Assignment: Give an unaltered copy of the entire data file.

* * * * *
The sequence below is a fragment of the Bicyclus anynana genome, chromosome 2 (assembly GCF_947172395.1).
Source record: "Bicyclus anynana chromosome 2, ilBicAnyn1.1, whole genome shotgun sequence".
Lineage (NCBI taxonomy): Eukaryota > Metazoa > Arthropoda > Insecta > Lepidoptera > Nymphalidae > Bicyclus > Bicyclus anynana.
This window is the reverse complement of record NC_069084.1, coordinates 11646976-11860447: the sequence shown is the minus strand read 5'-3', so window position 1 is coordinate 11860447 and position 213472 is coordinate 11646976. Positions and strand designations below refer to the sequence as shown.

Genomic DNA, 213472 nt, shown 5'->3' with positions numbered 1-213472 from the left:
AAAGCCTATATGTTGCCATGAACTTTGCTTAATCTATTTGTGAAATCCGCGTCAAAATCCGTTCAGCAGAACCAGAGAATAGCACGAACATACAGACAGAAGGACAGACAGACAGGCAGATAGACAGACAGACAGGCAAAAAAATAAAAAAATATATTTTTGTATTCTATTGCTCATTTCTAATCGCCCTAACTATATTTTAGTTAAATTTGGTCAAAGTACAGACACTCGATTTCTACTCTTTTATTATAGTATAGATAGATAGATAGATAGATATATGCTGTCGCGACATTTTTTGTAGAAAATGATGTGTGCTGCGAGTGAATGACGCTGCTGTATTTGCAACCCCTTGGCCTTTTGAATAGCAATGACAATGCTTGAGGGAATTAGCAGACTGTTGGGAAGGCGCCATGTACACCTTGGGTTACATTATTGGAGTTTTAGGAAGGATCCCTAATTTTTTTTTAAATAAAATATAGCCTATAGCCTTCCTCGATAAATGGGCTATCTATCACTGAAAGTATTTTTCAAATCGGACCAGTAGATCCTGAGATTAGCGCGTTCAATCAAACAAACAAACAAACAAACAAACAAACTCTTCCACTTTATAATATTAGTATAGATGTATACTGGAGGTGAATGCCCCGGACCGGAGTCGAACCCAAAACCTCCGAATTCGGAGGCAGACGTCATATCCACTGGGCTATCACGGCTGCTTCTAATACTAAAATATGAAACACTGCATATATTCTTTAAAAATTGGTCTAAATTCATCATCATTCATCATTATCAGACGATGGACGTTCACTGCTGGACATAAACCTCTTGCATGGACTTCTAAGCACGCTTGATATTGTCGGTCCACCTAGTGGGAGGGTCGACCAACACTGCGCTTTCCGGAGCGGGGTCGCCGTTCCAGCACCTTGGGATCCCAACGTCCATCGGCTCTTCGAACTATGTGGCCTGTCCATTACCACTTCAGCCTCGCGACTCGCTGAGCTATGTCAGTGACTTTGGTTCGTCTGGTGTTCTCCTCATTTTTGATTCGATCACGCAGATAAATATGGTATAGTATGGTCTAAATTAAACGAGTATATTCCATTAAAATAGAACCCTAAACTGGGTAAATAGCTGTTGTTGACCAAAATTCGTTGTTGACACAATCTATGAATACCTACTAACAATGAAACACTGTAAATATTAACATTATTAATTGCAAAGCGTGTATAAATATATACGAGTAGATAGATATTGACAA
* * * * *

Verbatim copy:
The sequence below is a fragment of the Bicyclus anynana genome, chromosome 2 (assembly GCF_947172395.1).
Source record: "Bicyclus anynana chromosome 2, ilBicAnyn1.1, whole genome shotgun sequence".
Lineage (NCBI taxonomy): Eukaryota > Metazoa > Arthropoda > Insecta > Lepidoptera > Nymphalidae > Bicyclus > Bicyclus anynana.
This window is the reverse complement of record NC_069084.1, coordinates 11646976-11860447: the sequence shown is the minus strand read 5'-3', so window position 1 is coordinate 11860447 and position 213472 is coordinate 11646976. Positions and strand designations below refer to the sequence as shown.

Genomic DNA, 213472 nt, shown 5'->3' with positions numbered 1-213472 from the left:
AAAGCCTATATGTTGCCATGAACTTTGCTTAATCTATTTGTGAAATCCGCGTCAAAATCCGTTCAGCAGAACCAGAGAATAGCACGAACATACAGACAGAAGGACAGACAGACAGGCAGATAGACAGACAGACAGGCAAAAAAATAAAAAAATATATTTTTGTATTCTATTGCTCATTTCTAATCGCCCTAACTATATTTTAGTTAAATTTGGTCAAAGTACAGACACTCGATTTCTACTCTTTTATTATAGTATAGATAGATAGATAGATAGATATATGCTGTCGCGACATTTTTTGTAGAAAATGATGTGTGCTGCGAGTGAATGACGCTGCTGTATTTGCAACCCCTTGGCCTTTTGAATAGCAATGACAATGCTTGAGGGAATTAGCAGACTGTTGGGAAGGCGCCATGTACACCTTGGGTTACATTATTGGAGTTTTAGGAAGGATCCCTAATTTTTTTTTAAATAAAATATAGCCTATAGCCTTCCTCGATAAATGGGCTATCTATCACTGAAAGTATTTTTCAAATCGGACCAGTAGATCCTGAGATTAGCGCGTTCAATCAAACAAACAAACAAACAAACAAACAAACTCTTCCACTTTATAATATTAGTATAGATGTATACTGGAGGTGAATGCCCCGGACCGGAGTCGAACCCAAAACCTCCGAATTCGGAGGCAGACGTCATATCCACTGGGCTATCACGGCTGCTTCTAATACTAAAATATGAAACACTGCATATATTCTTTAAAAATTGGTCTAAATTCATCATCATTCATCATTATCAGACGATGGACGTTCACTGCTGGACATAAACCTCTTGCATGGACTTCTAAGCACGCTTGATATTGTCGGTCCACCTAGTGGGAGGGTCGACCAACACTGCGCTTTCCGGAGCGGGGTCGCCGTTCCAGCACCTTGGGATCCCAACGTCCATCGGCTCTTCGAACTATGTGGCCTGTCCATTACCACTTCAGCCTCGCGACTCGCTGAGCTATGTCAGTGACTTTGGTTCGTCTGGTGTTCTCCTCATTTTTGATTCGATCACGCAGATAAATATGGTATAGTATGGTCTAAATTAAACGAGTATATTCCATTAAAATAGAACCCTAAACTGGGTAAATAGCTGTTGTTGACCAAAATTCGTTGTTGACACAATCTATGAATACCTACTAACAATGAAACACTGTAAATATTAACATTATTAATTGCAAAGCGTGTATAAATATATACGAGTAGATAGATATTGACAA